What have you learnt in the 27 years you have been handling CLC?
People have diverse needs. The private sector is very organised with regards to the technologies they are installing. It is very structured. Now, if you look at any large corporation, they have people handling different aspects of tech. The specialisation within companies has also really spread. We don’t have IT departments with two or three people. Companies are coming up with structured training for their staff and all managers.
Do you have partnerships with different organisations, or do you take walk-ins?
From the very beginning, we realised we could not have walk-ins. We tried it though, and we were not successful. I don’t know if it was the location or the people. They associated us with Mart as watu wa network training. We never managed to get into the space where other IT colleges did – those who got a lot of foot traffic. So we figured, why not be different? We could focus on specialised training because, before CLC, most companies would go abroad for specialised training. Now they come to us. Now that it is virtual, it is even easier. And when you look at the public sector, they are investing quite a lot in training. They are trying to digitise.
I was in fact about to ask if you work with the public sector.
We work with ICT Authority, leading parastatals, government entities; they are looking at all the solutions we offer. If you go to KRA, they don’t have stacks of files. Just a small notebook. The whole process has been digitised. There is change when it comes to making processes and essential services for the citizens easier.
Do you think a CIO can be self-taught?
What we have seen is people are opting for e-learning as a refresher course. They come to us for courses approved by the vendors. They will also refresh their knowledge with e-learning before they sit for exams. E-leaning has not caught up for a lot of individuals, but it has for corporates. They find it is cheaper to have an internal learning system in the cloud than to have it physically in a tangible space. Any country with a good internet connection will have e-learning, and our internet has played a major role.
What do you think you can teach the current crop of CIOs?
What they need to do is look at digitising and automation. This way, they can concentrate on their core business while the IT part runs smoothly. That makes IT just another service like electricity and water. CIOs need to take advantage of the latest technologies.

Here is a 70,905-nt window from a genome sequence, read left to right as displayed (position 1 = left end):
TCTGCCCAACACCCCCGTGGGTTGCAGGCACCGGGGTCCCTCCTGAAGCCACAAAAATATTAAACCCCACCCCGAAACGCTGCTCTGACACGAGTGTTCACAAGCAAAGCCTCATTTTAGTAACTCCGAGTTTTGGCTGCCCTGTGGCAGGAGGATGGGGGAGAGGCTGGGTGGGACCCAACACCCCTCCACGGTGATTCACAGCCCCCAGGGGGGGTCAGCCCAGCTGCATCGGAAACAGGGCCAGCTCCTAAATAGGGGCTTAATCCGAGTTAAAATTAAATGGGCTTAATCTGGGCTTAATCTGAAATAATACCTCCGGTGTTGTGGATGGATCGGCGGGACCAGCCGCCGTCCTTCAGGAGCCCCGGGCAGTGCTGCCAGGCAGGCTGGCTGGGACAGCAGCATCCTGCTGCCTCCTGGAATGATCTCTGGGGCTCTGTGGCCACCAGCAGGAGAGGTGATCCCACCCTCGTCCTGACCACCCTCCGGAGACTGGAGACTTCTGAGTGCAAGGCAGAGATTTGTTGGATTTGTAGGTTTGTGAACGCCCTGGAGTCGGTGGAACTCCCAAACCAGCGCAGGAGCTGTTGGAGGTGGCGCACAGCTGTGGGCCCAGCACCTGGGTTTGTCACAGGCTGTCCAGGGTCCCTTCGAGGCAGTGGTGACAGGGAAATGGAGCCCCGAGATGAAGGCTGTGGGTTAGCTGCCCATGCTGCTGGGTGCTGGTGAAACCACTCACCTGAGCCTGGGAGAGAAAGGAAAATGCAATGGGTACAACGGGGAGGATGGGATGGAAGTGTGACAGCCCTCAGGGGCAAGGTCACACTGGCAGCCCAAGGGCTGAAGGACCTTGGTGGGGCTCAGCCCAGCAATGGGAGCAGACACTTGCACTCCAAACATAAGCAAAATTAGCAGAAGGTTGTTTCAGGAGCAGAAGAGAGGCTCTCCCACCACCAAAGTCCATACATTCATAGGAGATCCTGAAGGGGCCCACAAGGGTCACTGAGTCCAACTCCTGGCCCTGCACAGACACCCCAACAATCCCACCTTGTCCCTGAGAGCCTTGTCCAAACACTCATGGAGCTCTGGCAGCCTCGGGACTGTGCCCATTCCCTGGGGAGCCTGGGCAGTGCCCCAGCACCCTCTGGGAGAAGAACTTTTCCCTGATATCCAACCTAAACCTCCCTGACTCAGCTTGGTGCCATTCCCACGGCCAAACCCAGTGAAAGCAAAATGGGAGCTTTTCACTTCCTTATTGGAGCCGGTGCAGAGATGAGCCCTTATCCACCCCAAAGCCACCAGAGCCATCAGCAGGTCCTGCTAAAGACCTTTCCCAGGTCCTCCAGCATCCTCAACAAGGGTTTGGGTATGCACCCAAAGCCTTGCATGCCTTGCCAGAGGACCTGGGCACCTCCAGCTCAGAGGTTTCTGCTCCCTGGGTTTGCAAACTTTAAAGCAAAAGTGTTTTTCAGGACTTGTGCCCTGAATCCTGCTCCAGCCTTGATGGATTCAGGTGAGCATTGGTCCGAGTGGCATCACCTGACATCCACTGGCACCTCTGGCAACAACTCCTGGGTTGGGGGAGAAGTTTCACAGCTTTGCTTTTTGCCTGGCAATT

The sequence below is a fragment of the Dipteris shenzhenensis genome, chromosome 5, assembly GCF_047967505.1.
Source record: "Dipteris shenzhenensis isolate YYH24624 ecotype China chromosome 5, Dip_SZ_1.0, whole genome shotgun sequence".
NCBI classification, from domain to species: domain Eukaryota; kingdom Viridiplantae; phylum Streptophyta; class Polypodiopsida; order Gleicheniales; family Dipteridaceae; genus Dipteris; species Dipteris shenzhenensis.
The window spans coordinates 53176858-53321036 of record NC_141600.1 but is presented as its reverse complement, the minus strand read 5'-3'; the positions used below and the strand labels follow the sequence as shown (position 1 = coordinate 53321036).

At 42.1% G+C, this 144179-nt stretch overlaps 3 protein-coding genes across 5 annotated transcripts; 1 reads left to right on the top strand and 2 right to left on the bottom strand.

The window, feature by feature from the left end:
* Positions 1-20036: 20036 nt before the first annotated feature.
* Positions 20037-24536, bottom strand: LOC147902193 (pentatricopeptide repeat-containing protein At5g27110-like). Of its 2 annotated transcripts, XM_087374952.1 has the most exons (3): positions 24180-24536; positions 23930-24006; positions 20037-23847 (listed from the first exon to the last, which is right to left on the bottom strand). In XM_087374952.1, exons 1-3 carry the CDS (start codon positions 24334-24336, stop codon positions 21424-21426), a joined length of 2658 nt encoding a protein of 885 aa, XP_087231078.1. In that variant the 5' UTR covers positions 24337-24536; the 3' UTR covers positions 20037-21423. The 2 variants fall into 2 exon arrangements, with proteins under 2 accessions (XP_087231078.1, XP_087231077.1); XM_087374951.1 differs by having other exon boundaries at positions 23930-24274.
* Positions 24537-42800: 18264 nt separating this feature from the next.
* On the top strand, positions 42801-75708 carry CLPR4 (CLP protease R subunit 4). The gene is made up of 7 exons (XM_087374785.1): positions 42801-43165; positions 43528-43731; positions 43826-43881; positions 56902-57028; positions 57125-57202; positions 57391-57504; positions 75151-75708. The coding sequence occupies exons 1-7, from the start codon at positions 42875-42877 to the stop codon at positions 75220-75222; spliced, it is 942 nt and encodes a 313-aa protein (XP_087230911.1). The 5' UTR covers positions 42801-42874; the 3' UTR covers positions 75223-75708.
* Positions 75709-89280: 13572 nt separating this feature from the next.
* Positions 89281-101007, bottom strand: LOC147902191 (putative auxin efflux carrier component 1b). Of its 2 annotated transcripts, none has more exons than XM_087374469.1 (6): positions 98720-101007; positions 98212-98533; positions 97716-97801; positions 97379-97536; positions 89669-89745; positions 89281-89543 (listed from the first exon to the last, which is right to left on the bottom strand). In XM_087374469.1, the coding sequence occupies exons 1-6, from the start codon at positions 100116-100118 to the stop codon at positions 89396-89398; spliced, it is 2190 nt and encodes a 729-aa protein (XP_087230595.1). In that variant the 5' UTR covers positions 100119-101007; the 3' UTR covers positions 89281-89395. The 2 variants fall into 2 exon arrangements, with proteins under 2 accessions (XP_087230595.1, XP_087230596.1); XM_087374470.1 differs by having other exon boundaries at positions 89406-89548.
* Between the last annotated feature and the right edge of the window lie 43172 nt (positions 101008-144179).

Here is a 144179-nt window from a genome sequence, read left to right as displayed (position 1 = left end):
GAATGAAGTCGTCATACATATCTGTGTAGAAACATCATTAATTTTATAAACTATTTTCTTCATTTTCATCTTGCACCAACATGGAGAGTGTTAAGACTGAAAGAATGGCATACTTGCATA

What do you think the next-gen CIOs can learn from you?
The young generation needs to be focused on what they want to do and decide which specialisation they ought to go into. If they think they want to be a guru in say cybersecurity or cloud, they can focus on there. Also important is passion. Do whatever you are passionate about. There is no use being a nurse if you don’t like patients. You will not enjoy your work. Automatically, when you wake up every day, you will find you want to do this. When we started, we did not have capital and of course, experience. Now when you look at the young generation, they are always looking for investors for their start-up capital. If you want to go in a big way, then by all means. But if you want to start small and build your capital, that works too. But I would advise building up experience and savings, then building a start-up. It is much easier to start now than when I did because the technology is easier, there is more capital, and you could be offering solutions that do not require a physical space.
Who makes a good CIO? A generalist or a specialist?
It depends on the type of company. At the senior-most level, you need to know all the different technologies. Not deeply, going into bits and bytes, but enough. If you are a line manager for a particular technology, then you need to be a guru with your speciality.